Articles Posted in Employment Contracts

The New Jersey Law Against Discrimination (LAD) prohibits employers from discriminating against employees on the basis of age. Among other things, it prohibits employers from firing, refusing to hire or requiring an employee to retire because of their age.

However, the LAD expressly does not prohibit employers from refusing to hire or promote a person over 70 years old. As a result, someone who is not hired or promoted because they are over seventy years old does not have an age discrimination claim under the LAD.

On April 23, 2009, in Nini v. Mercer County Community College, the New Jersey Appellate Division ruled that this over-seventy exception does not apply to a company’s failure to renew an employment contract. In other words, a company violates the LAD if it decides not to renew an employment contract of an individual who is over 70 years old based on the employee’s age.

In the United States, the vast majority of employees are employees at-will, meaning they can be fired for almost any reason, as long as the decision is not the result of unlawful discrimination, retaliation, a breach of an employment contract, or some other form of wrongful discharge. However, certain employees of public schools eventually gain much greater protection — the protection of tenure laws.

When most people think about tenure laws, they think of school teachers. In many states, including both New York and New Jersey, teachers attain tenure after they teach in the public school system for more than three years.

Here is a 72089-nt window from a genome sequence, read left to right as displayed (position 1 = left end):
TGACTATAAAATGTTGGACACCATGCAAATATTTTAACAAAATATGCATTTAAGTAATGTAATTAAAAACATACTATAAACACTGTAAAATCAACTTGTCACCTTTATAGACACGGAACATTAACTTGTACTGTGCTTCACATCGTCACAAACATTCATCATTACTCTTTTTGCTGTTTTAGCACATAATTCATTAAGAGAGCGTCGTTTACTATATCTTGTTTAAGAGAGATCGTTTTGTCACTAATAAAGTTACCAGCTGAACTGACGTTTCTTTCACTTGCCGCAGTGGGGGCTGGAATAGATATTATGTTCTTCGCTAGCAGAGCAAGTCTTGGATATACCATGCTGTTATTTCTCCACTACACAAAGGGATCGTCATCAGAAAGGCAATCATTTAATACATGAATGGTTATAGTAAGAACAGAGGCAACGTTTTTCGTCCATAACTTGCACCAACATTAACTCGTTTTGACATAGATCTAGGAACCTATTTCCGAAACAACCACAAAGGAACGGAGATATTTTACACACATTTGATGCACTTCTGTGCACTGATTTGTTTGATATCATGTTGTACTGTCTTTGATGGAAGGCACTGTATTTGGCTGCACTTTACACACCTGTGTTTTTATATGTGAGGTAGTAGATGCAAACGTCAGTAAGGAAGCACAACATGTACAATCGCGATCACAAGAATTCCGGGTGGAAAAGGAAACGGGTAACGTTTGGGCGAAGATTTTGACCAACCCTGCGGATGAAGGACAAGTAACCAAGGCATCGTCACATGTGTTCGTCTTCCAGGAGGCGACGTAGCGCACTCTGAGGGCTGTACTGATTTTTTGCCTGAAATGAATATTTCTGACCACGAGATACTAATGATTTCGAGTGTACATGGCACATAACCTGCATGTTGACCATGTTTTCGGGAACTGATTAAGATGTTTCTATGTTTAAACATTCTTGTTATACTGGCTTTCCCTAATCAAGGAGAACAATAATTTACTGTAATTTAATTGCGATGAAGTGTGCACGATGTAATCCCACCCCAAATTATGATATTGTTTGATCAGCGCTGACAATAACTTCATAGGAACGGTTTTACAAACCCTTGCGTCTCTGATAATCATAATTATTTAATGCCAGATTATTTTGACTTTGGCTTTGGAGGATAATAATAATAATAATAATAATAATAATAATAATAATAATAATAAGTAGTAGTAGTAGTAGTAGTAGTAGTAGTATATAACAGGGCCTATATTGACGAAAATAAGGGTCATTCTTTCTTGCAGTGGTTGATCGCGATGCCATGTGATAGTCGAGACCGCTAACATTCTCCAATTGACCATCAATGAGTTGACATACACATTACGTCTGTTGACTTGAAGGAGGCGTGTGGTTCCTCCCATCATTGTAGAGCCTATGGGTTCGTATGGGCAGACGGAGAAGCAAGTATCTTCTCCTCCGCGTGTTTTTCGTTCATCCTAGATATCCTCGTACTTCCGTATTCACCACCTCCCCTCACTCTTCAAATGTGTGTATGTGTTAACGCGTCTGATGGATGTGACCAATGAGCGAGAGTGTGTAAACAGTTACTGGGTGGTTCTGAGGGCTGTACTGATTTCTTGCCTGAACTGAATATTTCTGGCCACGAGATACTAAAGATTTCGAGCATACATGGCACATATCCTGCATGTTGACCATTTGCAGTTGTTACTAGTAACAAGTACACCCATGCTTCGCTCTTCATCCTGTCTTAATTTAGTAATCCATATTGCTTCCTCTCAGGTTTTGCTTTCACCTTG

But at least under New Jersey law, in addition to teachers, secretarial and clerical employees working for public schools are eligible to attain tenure. The applicable tenure statute states that “[a]ny person holding any secretarial or clerical position or employment under a board of education of any school district” shall attain tenure after “a period of employment of three consecutive calendar years.”

Imagine a company’s Vice President offered you a great new job. Better yet, he or she offered you a guaranteed written one year employment contract that provides a generous salary and benefits. You signed the contract and started the job, only to be told by someone in the human resources department that the Vice President who hired you did not have the authority to offer you an employment contract, the company has hired someone else for your job, and you are fired. Do you have a legal claim for the company breaching your employment contract?

The answer is not so simple. Generally, the law only holds a company responsible for contracts which are made by someone who actually has the authority to enter into that type of contract on the company’s behalf. For example, if an employee has the authority to hire employees, then the company ordinarily must honor the employment contacts he or she enters into on the company’s behalf. However, if an employee tries to enter into an agreement on behalf of the company without having the authority to do, then the company is generally not bound by that agreement.

But what about when an employee who does not actually have the authority to hire, but reasonably appears to have that authority? The law in many states, including New York and New Jersey, recognizes that companies sometimes should be bound when they allow people to reasonably believe that a corporation’s employee has more authority than he or she actually has. Under the doctrine of “apparent authority,” a company potentially can be held legally responsible when it allows others to reasonably believe that someone else had the authority to act on the company’s behalf. The law recognizes that often when a company’s representative has the apparent authority to act on the company’s behalf, the company should be legally bound by the representative’s actions. Accordingly, since you reasonably believed the Vice President had the authority to hire you, at least in some states you would at least have a good argument to enforce your employment contract based on the Vice President’s apparent authority to hire you.

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